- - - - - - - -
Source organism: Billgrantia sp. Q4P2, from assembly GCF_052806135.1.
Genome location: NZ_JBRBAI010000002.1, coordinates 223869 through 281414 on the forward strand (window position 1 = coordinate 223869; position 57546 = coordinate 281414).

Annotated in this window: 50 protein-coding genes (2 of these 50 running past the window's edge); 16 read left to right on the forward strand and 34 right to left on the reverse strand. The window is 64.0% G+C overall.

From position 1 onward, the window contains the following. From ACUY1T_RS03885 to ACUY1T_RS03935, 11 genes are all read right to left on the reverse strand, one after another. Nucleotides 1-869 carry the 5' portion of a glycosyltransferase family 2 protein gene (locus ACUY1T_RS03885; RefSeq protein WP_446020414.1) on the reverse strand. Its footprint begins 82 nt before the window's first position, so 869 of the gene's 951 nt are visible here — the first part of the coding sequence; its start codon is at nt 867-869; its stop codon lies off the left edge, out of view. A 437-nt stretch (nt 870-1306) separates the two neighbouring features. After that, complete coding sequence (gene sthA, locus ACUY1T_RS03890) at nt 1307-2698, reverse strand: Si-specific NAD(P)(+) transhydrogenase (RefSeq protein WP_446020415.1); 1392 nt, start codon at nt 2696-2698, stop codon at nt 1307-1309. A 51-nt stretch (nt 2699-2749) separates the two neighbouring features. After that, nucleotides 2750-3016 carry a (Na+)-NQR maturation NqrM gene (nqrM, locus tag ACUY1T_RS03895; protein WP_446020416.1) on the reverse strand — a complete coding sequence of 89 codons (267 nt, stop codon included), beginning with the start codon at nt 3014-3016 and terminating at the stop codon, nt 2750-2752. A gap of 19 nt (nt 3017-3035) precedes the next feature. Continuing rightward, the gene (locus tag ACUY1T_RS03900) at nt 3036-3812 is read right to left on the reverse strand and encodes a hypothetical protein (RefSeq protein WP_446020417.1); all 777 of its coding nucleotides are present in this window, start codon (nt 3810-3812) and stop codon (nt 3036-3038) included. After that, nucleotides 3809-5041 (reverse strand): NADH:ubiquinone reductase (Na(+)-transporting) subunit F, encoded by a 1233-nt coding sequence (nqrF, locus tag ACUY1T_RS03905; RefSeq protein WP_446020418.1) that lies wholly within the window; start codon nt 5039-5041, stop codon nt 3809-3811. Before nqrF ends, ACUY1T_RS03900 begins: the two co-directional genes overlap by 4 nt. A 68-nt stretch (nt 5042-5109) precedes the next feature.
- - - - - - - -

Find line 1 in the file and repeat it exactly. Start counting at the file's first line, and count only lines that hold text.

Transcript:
Source organism: Billgrantia sp. Q4P2, from assembly GCF_052806135.1.